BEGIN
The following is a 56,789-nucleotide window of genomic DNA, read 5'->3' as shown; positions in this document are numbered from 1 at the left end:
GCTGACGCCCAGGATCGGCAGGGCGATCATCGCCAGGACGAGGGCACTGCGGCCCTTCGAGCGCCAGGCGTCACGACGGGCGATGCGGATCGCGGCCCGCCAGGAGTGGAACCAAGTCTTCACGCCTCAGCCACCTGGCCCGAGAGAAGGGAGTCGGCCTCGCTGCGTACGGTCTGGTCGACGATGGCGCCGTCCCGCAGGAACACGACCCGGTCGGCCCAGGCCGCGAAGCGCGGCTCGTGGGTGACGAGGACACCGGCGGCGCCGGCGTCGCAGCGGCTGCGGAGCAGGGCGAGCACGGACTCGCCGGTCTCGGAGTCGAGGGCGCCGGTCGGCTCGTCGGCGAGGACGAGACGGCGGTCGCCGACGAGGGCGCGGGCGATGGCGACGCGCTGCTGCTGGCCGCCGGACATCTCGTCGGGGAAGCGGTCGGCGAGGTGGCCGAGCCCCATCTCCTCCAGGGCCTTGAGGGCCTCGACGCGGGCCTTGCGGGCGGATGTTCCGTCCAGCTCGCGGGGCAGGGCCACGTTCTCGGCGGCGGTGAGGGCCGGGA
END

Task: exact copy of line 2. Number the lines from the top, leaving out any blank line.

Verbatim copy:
GCTGACGCCCAGGATCGGCAGGGCGATCATCGCCAGGACGAGGGCACTGCGGCCCTTCGAGCGCCAGGCGTCACGACGGGCGATGCGGATCGCGGCCCGCCAGGAGTGGAACCAAGTCTTCACGCCTCAGCCACCTGGCCCGAGAGAAGGGAGTCGGCCTCGCTGCGTACGGTCTGGTCGACGATGGCGCCGTCCCGCAGGAACACGACCCGGTCGGCCCAGGCCGCGAAGCGCGGCTCGTGGGTGACGAGGACACCGGCGGCGCCGGCGTCGCAGCGGCTGCGGAGCAGGGCGAGCACGGACTCGCCGGTCTCGGAGTCGAGGGCGCCGGTCGGCTCGTCGGCGAGGACGAGACGGCGGTCGCCGACGAGGGCGCGGGCGATGGCGACGCGCTGCTGCTGGCCGCCGGACATCTCGTCGGGGAAGCGGTCGGCGAGGTGGCCGAGCCCCATCTCCTCCAGGGCCTTGAGGGCCTCGACGCGGGCCTTGCGGGCGGATGTTCCGTCCAGCTCGCGGGGCAGGGCCACGTTCTCGGCGGCGGTGAGGGCCGGGA